voice to work as song. This is a common misconception among writers and
academics. Common usage language can be charged with the most mysterious
and powerful effects in the hands of master poets. There is no necessity or
obligation to use rhetorical tricks, rhymes, or confused grammar to stand apart
as powerful poems. Modern poetry is not poetry as we have learned to love it. I
have observed first hand how other humans learn to love it. When they see it,
they recognize it.

Since poetry is never the sum of its parts, we say it cannot be translated or
abridged. Poetry seeks to become Monad. It’s a once-for-all-time-event in the
language, full stop. A Monad lessened by one part of its spell falls dead. I said
before that the nature of an incantation is a phrase that has been stripped down
to only its original power—yet is not a Haiku since this form, not proper to
English strengths and quantities, does not have the internal stasis of song (self
validating architecture and meaning). But modern “prose poetry” is not an
incantation, and does not present itself as song with stasis or an internal structure.
Modern poetry can be easily translated because it operates as prose and, like
prose, has a word for word representation. Modern poetry, even so much as it
hopes to be clever, still remains the sum of its parts. Prose in, prose out.



Poetry is an event; unaccounted for and strange. If a poem has not failed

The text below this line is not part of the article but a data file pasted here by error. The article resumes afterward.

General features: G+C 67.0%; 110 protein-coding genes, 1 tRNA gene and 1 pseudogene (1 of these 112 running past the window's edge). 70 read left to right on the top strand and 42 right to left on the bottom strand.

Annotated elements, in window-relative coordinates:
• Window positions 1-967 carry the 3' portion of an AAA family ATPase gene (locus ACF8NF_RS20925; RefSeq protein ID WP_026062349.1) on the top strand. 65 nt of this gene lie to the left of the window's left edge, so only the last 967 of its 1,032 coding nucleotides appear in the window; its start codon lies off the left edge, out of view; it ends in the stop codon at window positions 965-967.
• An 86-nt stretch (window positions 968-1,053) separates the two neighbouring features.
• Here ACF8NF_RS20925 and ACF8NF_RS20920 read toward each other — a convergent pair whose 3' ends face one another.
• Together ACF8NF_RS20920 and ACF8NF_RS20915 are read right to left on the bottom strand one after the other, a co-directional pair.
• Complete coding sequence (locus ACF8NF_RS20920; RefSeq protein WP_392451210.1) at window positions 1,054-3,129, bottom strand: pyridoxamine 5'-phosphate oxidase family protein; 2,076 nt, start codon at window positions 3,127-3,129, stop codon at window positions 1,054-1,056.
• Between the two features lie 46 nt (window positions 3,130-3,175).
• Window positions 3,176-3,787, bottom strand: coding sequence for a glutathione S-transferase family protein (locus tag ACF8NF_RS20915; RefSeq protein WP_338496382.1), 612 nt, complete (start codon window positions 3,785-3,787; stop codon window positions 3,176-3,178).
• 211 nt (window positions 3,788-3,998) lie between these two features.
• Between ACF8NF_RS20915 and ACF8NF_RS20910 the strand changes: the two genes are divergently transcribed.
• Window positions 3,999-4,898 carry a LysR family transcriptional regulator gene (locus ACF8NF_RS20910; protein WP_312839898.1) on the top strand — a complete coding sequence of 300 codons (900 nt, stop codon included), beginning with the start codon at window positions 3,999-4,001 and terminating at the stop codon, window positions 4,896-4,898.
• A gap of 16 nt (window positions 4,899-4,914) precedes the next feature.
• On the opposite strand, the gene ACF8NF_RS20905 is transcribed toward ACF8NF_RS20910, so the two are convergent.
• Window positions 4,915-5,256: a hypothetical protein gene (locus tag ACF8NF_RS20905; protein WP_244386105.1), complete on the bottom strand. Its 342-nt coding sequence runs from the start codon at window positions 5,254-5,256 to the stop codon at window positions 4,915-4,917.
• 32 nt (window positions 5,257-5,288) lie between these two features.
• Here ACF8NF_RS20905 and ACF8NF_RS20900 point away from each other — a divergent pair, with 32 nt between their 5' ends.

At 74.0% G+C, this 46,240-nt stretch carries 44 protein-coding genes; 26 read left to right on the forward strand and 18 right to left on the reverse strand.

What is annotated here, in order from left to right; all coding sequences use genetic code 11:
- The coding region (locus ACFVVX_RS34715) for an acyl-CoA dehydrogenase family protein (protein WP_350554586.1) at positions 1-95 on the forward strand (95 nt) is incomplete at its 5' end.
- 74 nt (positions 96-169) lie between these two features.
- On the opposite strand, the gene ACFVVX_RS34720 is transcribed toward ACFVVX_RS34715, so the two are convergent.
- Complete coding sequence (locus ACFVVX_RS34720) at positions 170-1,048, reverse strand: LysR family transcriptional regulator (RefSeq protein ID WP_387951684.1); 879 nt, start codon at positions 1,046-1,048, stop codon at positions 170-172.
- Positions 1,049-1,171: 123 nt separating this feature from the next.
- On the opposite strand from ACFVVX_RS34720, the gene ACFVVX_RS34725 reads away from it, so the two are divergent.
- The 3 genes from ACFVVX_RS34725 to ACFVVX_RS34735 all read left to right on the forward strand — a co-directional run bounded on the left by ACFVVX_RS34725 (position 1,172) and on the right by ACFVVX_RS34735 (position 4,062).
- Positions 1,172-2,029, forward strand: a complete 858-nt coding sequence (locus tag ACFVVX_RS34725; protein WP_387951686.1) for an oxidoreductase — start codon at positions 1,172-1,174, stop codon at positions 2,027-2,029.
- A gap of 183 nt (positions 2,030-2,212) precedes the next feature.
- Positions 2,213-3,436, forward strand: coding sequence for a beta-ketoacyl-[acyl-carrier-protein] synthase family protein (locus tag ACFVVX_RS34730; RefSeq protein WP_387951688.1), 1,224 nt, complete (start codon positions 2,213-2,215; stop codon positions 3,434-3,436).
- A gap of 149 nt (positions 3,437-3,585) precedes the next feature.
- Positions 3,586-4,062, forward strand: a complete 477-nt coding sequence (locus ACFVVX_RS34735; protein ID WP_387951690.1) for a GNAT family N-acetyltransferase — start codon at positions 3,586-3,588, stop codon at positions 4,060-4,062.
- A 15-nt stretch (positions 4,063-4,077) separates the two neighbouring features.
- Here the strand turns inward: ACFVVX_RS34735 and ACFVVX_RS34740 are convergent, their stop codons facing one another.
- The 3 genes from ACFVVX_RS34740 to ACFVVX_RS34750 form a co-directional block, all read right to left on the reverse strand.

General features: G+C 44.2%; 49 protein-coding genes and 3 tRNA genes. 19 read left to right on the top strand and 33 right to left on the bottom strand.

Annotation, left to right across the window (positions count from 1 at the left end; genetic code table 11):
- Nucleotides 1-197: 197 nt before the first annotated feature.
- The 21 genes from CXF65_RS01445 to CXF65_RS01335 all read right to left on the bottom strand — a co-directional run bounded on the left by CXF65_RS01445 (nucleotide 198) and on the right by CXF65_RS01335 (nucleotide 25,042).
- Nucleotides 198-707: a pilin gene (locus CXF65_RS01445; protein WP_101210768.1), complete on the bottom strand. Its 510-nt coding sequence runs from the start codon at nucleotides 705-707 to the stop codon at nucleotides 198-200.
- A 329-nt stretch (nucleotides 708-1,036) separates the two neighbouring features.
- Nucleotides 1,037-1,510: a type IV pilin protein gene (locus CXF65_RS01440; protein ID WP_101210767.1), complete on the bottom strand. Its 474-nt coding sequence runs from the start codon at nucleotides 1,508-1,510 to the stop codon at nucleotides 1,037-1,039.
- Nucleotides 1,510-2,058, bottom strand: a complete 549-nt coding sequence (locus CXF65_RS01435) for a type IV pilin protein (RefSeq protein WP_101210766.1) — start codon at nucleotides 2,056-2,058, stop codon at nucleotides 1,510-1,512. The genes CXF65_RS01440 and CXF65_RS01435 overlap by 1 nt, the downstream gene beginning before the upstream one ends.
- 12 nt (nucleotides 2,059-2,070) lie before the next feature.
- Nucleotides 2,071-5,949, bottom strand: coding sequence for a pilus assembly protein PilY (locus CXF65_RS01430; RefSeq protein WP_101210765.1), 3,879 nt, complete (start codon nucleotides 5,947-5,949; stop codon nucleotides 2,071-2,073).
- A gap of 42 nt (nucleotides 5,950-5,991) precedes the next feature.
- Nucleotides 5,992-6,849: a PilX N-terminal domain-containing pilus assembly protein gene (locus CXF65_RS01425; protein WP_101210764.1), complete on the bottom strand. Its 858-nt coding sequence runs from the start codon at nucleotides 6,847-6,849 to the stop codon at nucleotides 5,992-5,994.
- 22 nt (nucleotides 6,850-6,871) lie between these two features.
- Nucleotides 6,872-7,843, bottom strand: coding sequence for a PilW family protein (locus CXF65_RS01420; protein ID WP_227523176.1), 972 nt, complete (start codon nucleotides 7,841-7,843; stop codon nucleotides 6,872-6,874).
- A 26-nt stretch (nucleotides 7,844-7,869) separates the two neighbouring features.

somewhere in its presentation, you will always remember where you were when
you first encountered it. A line of poetry represents—in one moment of
consciousness—many layers of ideation; never a predicted representation, but
recognized when seen. Poetry will never reveal to you what it has just done to
you. Poetry is a rabid bite, quickly leading down wormholes existing at the
beginning of our creation. Poetry is never perfectly clear, but always necessary
for clear living.

HUMANISTIC PHILOSOPHY, SHAMAN CULTURE,
AND THE NATURE OF POETRY

Until the development of “String Theory” (ca.1975-1995), the modern world
had a philosophy based on the intellectual ascendancy of the “inanimate universe”
that became total after the Age of Newton. There is little place in a dead universe
for living words from a god—no place for incantations as we find in the Egyptian
Book of the Dead or the Hebrew Bible. Yet the central problem of the human
condition (as stated in these books) still remains unchanged (if ignored). Man
still cannot live in his rotting flesh forever and humans have an unquenchable
thirst for meaning to explain why we have been so situated. I do not make an
academic theory here, I speak from actual evidence and statements made from
people who have responded to my work in each corner of the earth. The body